As a result, power companies have shut down Texas coal plants unable to compete with lower-cost generators. Meanwhile, the low electricity prices of recent years — a function of cheap natural gas — and small profits have discouraged companies from investing in new power plants. ERCOT, which oversees about 90 percent of the state’s power grid, said power reserves that are called on when demand peaks on the hottest summer days have shrunk to the lowest levels since Texas deregulated power markets in 2002.
Prices on longer term plans of a year or more have also risen significantly. Retail electricity providers are reluctant to discuss their prices — especially rising ones — but the Association of Electric Companies of Texas, a trade group, estimated that the rate on a one-year fixed price offer on the Power to Choose website has climbed more than 20 percent over the past year to an average of 11.1 cents per kilowatt hour.
Although there is electricity running to the house, the account is not in the home owner’s name – it’s in the builder’s name since, technically, the builder owns the property until you’ve paid him in full. Another thing a lot of first-time home owners don’t realize is that Houston electricity retailers often give preferred rates to corporate clients like housing contractors. Like many other producers, Retail Electric Providers like bulk purchases and you can’t get much more bulk purchasing than trucks full of power tools, spot heaters, loud radios, directional lighting, hand tools, battery chargers, and so on! This means you can’t even gauge how much your electric bill will be based on prior bills because the usage pattern is not typical and, on top of that, you’re probably not going to get the same rate as your builder did.
These materials are provided by Constellation NewEnergy, Inc., Constellation NewEnergy Gas Division, LLC, Constellation Energy Power Choice, LLC, Constellation Energy Gas Choice, LLC, or BGE Home Products & Services, LLC (d/b/a BGE Home, Constellation Electric and Constellation Home in Maryland and d/b/a Constellation Home in Pennsylvania and Texas), each a subsidiary of Exelon Corporation. Exelon Corporation also owns Atlantic City Electric (ACE), Baltimore Gas and Electric Company (BGE), ComEd, Delmarva Power, PECO and Pepco energy companies. BGE Home Products & Services, LLC, is not the same company as BGE, the regulated utility. The prices of Constellation are not regulated by any state Public Utility Commission. You do not have to buy Constellation electricity, natural gas or any other products to receive the same quality regulated service from your local utility. Brand names and product names are trademarks or service marks of their respective holders. All rights reserved. Errors and omissions excepted.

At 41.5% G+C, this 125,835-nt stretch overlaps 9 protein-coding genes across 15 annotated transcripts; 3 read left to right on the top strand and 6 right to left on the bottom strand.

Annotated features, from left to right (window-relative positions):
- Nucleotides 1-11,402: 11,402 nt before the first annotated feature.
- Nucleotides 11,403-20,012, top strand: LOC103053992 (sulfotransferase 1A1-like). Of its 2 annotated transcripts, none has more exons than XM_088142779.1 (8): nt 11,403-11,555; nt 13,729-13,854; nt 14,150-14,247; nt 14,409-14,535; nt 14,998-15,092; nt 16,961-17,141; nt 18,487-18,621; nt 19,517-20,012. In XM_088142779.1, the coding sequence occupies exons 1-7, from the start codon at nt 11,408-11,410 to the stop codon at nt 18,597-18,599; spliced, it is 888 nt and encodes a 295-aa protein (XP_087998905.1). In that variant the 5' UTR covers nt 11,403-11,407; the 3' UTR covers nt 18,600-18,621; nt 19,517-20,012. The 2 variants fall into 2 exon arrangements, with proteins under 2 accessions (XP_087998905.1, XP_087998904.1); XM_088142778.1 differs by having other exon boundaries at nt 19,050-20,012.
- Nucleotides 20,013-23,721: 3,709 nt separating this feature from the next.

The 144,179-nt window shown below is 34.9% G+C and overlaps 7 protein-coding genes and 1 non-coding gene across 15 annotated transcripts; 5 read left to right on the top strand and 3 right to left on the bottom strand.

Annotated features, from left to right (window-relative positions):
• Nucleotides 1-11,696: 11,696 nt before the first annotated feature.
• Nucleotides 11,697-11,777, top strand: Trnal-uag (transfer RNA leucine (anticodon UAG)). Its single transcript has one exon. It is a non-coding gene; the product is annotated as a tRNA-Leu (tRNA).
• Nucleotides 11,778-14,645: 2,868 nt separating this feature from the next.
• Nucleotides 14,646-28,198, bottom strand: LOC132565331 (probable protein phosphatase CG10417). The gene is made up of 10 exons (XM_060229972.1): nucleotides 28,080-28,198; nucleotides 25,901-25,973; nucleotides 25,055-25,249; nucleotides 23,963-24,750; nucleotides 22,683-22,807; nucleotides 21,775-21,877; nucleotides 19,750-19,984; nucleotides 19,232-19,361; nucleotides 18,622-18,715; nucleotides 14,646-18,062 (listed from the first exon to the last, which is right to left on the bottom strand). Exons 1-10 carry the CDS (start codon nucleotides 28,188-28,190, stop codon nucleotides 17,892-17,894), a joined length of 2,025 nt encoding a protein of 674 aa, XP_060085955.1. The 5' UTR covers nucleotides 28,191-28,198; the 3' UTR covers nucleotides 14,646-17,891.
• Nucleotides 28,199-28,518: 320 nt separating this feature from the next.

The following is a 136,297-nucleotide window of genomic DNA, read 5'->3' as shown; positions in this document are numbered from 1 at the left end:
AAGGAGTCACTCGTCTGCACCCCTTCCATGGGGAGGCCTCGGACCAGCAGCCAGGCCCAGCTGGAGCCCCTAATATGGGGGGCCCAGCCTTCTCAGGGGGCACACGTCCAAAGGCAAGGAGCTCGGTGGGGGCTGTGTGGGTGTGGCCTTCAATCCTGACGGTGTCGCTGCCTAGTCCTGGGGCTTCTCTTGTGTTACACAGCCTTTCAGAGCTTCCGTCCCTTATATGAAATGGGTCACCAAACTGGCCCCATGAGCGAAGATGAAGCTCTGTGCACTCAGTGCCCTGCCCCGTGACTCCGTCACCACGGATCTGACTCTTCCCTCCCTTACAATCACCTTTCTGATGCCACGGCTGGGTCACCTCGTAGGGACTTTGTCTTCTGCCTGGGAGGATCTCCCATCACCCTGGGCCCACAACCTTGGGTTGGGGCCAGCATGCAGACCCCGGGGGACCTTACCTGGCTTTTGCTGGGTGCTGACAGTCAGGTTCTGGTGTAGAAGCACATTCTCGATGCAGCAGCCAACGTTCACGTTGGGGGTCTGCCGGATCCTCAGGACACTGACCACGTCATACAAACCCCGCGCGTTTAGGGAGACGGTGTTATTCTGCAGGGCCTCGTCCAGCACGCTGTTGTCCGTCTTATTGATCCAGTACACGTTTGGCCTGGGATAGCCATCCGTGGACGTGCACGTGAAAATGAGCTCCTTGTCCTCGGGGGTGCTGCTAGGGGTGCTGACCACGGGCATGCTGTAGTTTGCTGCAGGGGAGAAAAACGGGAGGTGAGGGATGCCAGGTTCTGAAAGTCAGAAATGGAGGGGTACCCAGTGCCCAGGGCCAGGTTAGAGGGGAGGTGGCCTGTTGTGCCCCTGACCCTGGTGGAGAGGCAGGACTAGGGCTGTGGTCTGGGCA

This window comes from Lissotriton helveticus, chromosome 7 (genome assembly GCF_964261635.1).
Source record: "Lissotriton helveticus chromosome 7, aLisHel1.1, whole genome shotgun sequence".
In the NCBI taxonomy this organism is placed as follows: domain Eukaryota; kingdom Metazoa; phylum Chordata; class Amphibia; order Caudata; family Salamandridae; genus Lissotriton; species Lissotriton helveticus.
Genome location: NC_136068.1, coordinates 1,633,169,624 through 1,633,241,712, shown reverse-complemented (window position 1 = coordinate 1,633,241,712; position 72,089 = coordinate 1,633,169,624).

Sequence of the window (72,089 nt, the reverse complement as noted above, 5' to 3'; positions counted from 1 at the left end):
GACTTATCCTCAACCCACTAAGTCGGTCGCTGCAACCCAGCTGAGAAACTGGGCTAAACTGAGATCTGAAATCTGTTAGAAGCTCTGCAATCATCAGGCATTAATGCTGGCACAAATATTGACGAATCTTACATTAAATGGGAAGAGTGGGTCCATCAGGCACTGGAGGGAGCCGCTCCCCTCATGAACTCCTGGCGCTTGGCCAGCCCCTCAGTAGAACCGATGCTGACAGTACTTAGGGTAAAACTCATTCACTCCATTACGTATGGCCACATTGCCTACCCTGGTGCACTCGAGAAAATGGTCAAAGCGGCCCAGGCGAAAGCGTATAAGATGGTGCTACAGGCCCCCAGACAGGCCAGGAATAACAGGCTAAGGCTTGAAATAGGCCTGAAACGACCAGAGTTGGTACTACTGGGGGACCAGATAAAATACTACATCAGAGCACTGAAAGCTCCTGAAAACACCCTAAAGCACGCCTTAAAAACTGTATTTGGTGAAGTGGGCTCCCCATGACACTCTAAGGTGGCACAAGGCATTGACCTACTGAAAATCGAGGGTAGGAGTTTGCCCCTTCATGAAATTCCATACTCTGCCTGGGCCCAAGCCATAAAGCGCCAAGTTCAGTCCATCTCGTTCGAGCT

The more cool air you lose, the harder your air conditioning unit works and the higher your electricity bill will be. Install blinds, hang curtains or get storm windows made to keep cool air from seeping out. Even mesh screens, on the outside of your home, will help deflect solar radiation. You might even consider replacing old windows that leak cold air and let in heat.
If you’re looking for a new electricity deal, you’re not alone: 319,000 electricity customers switched energy supplier during January 2018, according to OFGEM*. Shopping around for the best electricity deal is simpler than you might think – but there are bound to be a few questions. Here’s everything you ever wanted to know about comparing electricity deals.
Keeping on top: With deregulation, a whole host of electric resellers jumped into the market because there’s a whole lot of electricity to sell: if Texas were a country, it’d be the 11th largest electricity consumer in the world! Just by itself, it uses as much electricity as Spain or Great Britain! That means there’s a whole lot of information you have to find, absorb, and process to make sure you’re getting the best rate for your needs.
REPs sell electricity rates to Houston energy consumers, but transmission and distribution service providers (TDSPs) deliver the supply of electricity. In Houston, CenterPoint Energy serves as the area's TDSP and works with about 85 REPs. If your power goes out, immediately report the issue to CenterPoint Energy, not your REP. Use the following phone numbers to get in touch with your Houston TDSP.